Back in early September, I tried listening to FT8 signals on 144 MHz on what a pretty flat band and the results were mediocre at best. My conclusion was that I was too far west to hear FT8 signals on 144 MHz with a very basic antenna when the band was flat.
On Saturday the 20th of October, there was a big lift on 2 metres with French repeaters coming in on 145.350 MHz and 145.775 MHz. I had a listen on the FT8 frequency for about 18 hours and this is what I heard from about 18:00 UTC on Saturday to about noon on Sunday...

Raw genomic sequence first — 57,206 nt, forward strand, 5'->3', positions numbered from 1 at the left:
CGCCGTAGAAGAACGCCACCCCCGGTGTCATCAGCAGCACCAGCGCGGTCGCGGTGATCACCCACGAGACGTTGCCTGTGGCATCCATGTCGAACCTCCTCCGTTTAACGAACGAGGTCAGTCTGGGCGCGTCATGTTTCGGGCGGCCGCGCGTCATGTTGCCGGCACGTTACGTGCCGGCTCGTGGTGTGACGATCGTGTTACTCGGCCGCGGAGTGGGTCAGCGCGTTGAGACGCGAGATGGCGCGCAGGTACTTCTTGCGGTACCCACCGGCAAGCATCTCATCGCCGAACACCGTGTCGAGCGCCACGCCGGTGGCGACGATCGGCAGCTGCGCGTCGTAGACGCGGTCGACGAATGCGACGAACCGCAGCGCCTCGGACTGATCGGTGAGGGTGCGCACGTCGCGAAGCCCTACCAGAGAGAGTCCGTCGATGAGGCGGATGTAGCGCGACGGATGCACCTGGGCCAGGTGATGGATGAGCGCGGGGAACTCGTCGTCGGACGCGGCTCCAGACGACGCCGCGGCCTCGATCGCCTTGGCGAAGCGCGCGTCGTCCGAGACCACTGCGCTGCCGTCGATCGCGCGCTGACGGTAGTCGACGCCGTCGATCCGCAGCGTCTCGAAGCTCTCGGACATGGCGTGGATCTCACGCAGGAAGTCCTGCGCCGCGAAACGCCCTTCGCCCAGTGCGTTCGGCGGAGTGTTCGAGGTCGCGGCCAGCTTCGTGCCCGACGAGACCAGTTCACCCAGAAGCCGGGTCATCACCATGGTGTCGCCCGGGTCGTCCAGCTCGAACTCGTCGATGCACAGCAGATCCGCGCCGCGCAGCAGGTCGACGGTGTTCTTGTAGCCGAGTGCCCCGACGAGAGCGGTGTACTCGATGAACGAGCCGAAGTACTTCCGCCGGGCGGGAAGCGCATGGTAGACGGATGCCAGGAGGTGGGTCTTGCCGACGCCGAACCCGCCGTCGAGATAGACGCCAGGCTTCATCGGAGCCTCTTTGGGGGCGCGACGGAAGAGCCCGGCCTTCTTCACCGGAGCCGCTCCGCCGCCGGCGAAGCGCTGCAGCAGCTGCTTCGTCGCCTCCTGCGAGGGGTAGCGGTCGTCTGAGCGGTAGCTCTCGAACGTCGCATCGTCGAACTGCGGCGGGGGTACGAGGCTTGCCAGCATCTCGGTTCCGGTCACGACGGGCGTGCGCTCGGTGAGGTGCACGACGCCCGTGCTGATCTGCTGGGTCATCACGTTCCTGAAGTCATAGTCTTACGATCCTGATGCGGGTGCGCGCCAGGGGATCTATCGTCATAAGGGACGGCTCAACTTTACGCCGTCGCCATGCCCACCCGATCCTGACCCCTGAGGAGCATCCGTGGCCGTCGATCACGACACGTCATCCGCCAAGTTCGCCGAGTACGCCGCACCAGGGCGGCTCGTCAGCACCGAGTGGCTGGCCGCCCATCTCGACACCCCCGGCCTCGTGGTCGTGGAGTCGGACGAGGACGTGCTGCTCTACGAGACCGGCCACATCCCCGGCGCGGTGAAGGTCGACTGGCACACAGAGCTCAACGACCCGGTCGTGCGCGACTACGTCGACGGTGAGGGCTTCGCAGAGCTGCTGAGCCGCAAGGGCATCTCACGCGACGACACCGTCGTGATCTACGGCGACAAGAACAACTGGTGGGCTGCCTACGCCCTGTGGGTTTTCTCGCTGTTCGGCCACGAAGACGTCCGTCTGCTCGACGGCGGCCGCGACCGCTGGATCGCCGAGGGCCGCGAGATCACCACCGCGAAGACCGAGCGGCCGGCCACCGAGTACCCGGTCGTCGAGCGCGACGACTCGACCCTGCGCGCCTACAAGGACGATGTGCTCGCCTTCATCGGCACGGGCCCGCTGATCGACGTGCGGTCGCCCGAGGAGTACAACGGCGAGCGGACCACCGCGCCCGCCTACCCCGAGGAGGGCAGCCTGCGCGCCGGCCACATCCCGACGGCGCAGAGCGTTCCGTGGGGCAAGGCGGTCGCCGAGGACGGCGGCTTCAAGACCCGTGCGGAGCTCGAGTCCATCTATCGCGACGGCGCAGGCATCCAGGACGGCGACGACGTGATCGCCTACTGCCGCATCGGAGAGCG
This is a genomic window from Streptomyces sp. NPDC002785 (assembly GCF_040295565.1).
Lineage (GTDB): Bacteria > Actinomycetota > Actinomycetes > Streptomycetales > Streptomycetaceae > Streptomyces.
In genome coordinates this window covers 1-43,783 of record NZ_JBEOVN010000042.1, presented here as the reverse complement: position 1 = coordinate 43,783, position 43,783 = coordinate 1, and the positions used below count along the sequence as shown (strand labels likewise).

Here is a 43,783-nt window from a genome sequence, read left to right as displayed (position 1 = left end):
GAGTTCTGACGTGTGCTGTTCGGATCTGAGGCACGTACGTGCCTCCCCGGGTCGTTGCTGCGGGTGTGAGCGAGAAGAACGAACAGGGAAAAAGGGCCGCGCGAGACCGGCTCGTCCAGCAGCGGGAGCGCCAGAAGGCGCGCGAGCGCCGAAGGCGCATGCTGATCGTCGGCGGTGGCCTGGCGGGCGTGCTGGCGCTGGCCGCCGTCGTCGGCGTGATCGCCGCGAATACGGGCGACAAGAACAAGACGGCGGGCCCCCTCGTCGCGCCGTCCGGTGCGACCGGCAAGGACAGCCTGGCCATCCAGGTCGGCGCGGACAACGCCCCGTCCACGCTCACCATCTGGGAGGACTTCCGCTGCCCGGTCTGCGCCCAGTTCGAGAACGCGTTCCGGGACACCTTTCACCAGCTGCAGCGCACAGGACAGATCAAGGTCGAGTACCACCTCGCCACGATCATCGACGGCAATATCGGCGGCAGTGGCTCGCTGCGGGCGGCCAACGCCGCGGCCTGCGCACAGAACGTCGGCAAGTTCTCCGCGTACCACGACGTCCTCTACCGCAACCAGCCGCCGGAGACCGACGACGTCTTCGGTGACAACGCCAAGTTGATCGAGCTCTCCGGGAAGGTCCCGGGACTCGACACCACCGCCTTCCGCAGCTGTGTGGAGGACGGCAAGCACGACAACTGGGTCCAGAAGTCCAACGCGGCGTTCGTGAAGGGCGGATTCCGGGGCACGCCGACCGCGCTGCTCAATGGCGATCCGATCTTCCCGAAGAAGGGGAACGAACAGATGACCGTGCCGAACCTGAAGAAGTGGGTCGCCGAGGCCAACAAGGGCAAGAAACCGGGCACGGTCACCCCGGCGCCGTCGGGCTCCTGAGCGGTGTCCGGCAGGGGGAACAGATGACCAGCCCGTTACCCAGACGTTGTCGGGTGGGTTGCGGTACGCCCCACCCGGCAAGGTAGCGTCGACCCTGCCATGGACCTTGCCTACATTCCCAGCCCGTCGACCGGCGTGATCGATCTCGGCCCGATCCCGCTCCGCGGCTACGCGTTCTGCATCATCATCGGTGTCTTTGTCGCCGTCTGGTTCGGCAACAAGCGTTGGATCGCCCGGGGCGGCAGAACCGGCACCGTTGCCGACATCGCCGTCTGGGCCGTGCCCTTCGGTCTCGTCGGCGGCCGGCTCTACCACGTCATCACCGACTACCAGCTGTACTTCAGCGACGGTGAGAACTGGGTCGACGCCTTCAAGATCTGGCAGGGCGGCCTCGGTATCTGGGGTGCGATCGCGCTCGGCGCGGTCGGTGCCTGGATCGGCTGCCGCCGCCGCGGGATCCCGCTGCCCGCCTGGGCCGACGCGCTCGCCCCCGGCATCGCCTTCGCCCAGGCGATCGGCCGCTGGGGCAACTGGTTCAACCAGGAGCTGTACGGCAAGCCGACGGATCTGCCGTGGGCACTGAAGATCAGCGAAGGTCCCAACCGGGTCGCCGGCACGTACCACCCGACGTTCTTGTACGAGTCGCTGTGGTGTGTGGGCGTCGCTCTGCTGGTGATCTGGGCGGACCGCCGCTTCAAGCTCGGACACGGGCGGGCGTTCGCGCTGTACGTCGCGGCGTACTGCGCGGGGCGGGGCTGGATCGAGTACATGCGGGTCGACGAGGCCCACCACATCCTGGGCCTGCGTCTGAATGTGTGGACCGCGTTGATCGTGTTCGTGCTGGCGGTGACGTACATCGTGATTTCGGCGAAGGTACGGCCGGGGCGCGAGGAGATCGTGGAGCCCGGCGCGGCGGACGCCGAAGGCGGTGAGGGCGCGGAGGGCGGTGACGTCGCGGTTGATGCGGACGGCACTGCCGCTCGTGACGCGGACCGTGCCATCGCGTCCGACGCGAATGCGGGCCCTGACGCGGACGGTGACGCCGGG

It was pretty amazing what could be heard using just a simple Slim Jim vertical half-wave in the attic of my house. If I heard that many signals with a basic indoor vertical, just imagine the number of stations I might have heard if I had been using a small horizontal beam outdoors.
The three furthest signals heard were...
DK5DV 1139kms, DK5WO 1008 kms & F5EZJ 984 kms.
The mode of propagation was probably tropospheric ducting which allowed the VHF signals travel well over the horizon. Unlike the openings to Canary Island and Cape Verde, this was probably an elevated duct by a layer much higher in the atmosphere.
I have worked plenty of stations in Europe like this before on 2m SSB but it's always interesting to hear. It seems as if FT8 might be giving 2 metres a new lease of life?